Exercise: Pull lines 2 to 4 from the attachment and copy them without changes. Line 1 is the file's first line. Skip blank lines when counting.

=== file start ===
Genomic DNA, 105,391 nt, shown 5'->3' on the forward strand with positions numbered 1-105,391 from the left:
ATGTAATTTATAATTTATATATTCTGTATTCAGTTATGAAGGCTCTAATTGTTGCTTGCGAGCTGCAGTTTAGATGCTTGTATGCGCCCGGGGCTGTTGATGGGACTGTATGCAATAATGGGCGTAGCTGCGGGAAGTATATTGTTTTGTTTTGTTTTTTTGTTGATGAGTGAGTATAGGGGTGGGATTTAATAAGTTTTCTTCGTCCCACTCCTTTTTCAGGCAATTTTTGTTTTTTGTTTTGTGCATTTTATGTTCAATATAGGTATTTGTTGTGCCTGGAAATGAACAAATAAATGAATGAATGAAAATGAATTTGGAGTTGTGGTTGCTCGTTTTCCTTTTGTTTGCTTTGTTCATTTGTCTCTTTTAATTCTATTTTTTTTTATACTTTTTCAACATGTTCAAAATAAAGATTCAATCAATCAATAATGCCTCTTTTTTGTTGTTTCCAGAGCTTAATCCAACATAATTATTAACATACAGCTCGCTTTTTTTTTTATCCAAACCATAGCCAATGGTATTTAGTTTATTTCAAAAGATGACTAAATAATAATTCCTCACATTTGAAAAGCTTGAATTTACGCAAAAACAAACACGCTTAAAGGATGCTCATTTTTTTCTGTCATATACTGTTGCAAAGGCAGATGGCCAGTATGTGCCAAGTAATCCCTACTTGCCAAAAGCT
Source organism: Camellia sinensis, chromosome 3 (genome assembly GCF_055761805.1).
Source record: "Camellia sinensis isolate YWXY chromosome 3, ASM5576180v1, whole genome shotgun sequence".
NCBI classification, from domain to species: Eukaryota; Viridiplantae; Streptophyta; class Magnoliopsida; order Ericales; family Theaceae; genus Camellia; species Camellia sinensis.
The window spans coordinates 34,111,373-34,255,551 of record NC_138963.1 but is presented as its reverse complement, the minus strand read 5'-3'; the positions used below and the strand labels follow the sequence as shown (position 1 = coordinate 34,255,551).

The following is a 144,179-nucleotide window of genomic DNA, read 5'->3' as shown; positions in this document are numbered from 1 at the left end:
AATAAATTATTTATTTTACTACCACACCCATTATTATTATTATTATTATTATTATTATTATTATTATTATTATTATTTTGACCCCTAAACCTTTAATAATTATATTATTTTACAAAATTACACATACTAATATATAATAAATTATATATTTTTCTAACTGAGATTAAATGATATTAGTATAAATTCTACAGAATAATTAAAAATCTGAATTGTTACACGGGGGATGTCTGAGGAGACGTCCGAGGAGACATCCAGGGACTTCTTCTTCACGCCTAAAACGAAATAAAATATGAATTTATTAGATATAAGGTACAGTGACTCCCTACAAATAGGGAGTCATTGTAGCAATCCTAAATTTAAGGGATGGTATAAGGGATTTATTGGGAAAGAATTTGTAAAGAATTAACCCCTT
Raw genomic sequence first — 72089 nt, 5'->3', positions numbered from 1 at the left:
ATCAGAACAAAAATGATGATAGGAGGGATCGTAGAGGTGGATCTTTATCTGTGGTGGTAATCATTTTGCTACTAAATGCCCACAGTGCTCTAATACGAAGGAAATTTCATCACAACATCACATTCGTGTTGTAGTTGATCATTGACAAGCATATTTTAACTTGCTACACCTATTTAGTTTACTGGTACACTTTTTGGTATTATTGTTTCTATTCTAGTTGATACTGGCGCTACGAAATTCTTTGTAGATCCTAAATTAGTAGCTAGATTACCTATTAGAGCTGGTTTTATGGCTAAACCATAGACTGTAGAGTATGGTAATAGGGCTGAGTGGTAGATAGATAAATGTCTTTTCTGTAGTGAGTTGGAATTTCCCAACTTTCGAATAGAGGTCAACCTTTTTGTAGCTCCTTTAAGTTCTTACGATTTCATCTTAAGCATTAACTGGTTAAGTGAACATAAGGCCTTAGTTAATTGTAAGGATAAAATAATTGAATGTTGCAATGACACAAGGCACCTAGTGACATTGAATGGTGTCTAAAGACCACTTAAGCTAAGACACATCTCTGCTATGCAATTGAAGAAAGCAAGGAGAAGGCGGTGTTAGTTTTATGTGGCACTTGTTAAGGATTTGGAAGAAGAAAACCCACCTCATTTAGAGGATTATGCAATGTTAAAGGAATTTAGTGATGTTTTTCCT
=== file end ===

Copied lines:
ATGTAATTTATAATTTATATATTCTGTATTCAGTTATGAAGGCTCTAATTGTTGCTTGCGAGCTGCAGTTTAGATGCTTGTATGCGCCCGGGGCTGTTGATGGGACTGTATGCAATAATGGGCGTAGCTGCGGGAAGTATATTGTTTTGTTTTGTTTTTTTGTTGATGAGTGAGTATAGGGGTGGGATTTAATAAGTTTTCTTCGTCCCACTCCTTTTTCAGGCAATTTTTGTTTTTTGTTTTGTGCATTTTATGTTCAATATAGGTATTTGTTGTGCCTGGAAATGAACAAATAAATGAATGAATGAAAATGAATTTGGAGTTGTGGTTGCTCGTTTTCCTTTTGTTTGCTTTGTTCATTTGTCTCTTTTAATTCTATTTTTTTTTATACTTTTTCAACATGTTCAAAATAAAGATTCAATCAATCAATAATGCCTCTTTTTTGTTGTTTCCAGAGCTTAATCCAACATAATTATTAACATACAGCTCGCTTTTTTTTTTATCCAAACCATAGCCAATGGTATTTAGTTTATTTCAAAAGATGACTAAATAATAATTCCTCACATTTGAAAAGCTTGAATTTACGCAAAAACAAACACGCTTAAAGGATGCTCATTTTTTTCTGTCATATACTGTTGCAAAGGCAGATGGCCAGTATGTGCCAAGTAATCCCTACTTGCCAAAAGCT
Source organism: Camellia sinensis, chromosome 3 (genome assembly GCF_055761805.1).
Source record: "Camellia sinensis isolate YWXY chromosome 3, ASM5576180v1, whole genome shotgun sequence".